Two engineers who had concerns say new Bay Bridge span is safe


SAN FRANCISCO Two engineers who say their safety concerns about the San Francisco-Oakland Bay Bridge were suppressed by Caltrans higher-ups told a state Senate committee Friday that they nevertheless believe the new eastern span of the structure is safe.

California Department of Transportation director Malcolm Dougherty, meanwhile, reluctantly conceded that “there has to have been mistakes made,” but insisted that no coercion had occurred and that “if we had any concerns about safety on the bridge, we would not have opened it in September.”

The hearing by the Transportation and Housing Committee, chaired by state Sen. Mark DeSaulnier (D-Concord), came two days after a report he commissioned concluded that the costliest infrastructure project in California history was plagued by “an institutionalized, if not malicious, lack of transparency” that kept important criticisms from the public.


Titled “The San Francisco-Oakland Bay Bridge: Basic Reforms for the Future,” the report offered a scathing critique of Caltrans and served as a template for the hearing.

“It is the finding of this investigation that there appear to have been chronic attempts to keep many of the serious safety allegations quiet, put aside and not dealt with in an open, businesslike manner in the public’s best interest,” the report summary notes.

DeSaulnier called the hearing to examine how “key decisions” were made in hopes of avoiding similar delays, cost overruns and engineering problems in future state infrastructure projects.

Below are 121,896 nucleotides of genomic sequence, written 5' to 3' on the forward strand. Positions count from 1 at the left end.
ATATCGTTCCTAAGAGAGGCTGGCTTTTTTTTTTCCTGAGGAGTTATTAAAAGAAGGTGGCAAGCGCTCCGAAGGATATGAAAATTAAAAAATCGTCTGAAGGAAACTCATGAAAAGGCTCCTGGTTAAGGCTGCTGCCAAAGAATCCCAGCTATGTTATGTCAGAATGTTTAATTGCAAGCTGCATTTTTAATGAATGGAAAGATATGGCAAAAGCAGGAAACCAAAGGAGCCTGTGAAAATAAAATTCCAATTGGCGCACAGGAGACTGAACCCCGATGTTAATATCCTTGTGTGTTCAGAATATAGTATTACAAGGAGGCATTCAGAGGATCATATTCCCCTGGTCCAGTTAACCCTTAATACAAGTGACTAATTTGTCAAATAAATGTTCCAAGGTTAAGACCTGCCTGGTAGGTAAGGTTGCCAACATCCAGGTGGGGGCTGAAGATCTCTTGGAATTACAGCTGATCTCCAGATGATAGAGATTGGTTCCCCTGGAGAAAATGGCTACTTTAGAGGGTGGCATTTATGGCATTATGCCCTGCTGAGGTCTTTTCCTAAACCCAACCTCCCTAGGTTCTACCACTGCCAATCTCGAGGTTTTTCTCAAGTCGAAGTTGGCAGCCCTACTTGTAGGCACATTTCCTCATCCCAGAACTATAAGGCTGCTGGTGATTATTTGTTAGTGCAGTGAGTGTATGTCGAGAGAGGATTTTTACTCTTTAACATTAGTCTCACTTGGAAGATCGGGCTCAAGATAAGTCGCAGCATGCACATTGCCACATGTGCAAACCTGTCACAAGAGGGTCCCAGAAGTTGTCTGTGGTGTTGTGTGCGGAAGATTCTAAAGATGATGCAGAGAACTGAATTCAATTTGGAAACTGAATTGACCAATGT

At $6.4 billion, the span, which opened on Labor Day, came in $5 billion over budget and years later than planned.

The report detailed concerns about cracked deck welds, “the now infamous anchor rods or bolts” on seismic stabilizing structures, which snapped, and “many other controversies” that came to light through the news media “rather than public disclosure by government agencies.”

Among the dozens of people interviewed was Douglas Coe, a Caltrans bridge engineer who was forced off his job supervising Chinese welds in 2009 after expressing concerns about the level of testing; and James Merrill, an engineering contractor who also raised concerns about the cracked welds and said he was told he was being “too rigorous.”


Both testified Friday that their warnings were rejected, and Coe said he was told not to put any in writing.

When pressed by DeSaulnier as to whether the bridge is safe, Coe told the committee be believed it was but that quality control problems could result in a need for more maintenance “down the road” than originally anticipated. Merrill also said he thought the bridge was safe but added that he could not say for sure because he left the project six years ago.

Dougherty strongly denied that there are lingering quality problems, saying all engineering issues had been resolved, save for those of the bad bolts. A seismic retrofit has been done to replace the ones that broke, and experts are continuing to study 2,300 additional bolts that might be compromised to determine how they should best be maintained, he said.

Although he said he respected “the candor” of the engineers who voiced quality concerns, he attributed those to commonplace professional disagreement.

DeSaulnier pressed him sharply to be more forthcoming about mistakes in the process.

“We have to get the public’s perception of the California Department of Transportation … to much higher levels than they are now before citizens will agree to tax themselves” for future infrastructure projects, he said.

The Toll Bridge Program Oversight Committee was created midway through the 16-year construction process with the goal of reining in delays and overruns and monitoring quality.


Steve Heminger, who chairs the committee, testified Friday that he believes it has functioned well but he conceded that sacrifices were made on cost in order to get the project back on schedule.